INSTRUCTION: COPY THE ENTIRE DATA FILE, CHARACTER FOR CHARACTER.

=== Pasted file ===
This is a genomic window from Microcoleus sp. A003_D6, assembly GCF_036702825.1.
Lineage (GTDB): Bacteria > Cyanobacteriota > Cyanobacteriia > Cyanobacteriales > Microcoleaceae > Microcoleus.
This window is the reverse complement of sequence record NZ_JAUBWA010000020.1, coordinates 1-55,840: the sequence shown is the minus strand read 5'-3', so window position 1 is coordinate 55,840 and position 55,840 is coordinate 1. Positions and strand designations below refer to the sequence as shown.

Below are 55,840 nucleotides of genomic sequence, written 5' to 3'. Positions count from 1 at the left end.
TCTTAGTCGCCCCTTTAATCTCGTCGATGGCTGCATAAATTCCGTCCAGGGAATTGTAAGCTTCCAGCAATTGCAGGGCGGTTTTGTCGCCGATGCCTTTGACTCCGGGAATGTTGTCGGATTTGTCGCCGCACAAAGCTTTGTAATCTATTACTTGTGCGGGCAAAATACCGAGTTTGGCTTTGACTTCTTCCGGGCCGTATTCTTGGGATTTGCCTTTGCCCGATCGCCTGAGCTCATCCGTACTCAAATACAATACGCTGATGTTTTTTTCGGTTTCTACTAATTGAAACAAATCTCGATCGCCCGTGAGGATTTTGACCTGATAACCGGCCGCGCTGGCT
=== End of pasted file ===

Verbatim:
This is a genomic window from Microcoleus sp. A003_D6, assembly GCF_036702825.1.
Lineage (GTDB): Bacteria > Cyanobacteriota > Cyanobacteriia > Cyanobacteriales > Microcoleaceae > Microcoleus.
This window is the reverse complement of sequence record NZ_JAUBWA010000020.1, coordinates 1-55,840: the sequence shown is the minus strand read 5'-3', so window position 1 is coordinate 55,840 and position 55,840 is coordinate 1. Positions and strand designations below refer to the sequence as shown.

Below are 55,840 nucleotides of genomic sequence, written 5' to 3'. Positions count from 1 at the left end.
TCTTAGTCGCCCCTTTAATCTCGTCGATGGCTGCATAAATTCCGTCCAGGGAATTGTAAGCTTCCAGCAATTGCAGGGCGGTTTTGTCGCCGATGCCTTTGACTCCGGGAATGTTGTCGGATTTGTCGCCGCACAAAGCTTTGTAATCTATTACTTGTGCGGGCAAAATACCGAGTTTGGCTTTGACTTCTTCCGGGCCGTATTCTTGGGATTTGCCTTTGCCCGATCGCCTGAGCTCATCCGTACTCAAATACAATACGCTGATGTTTTTTTCGGTTTCTACTAATTGAAACAAATCTCGATCGCCCGTGAGGATTTTGACCTGATAACCGGCCGCGCTGGCT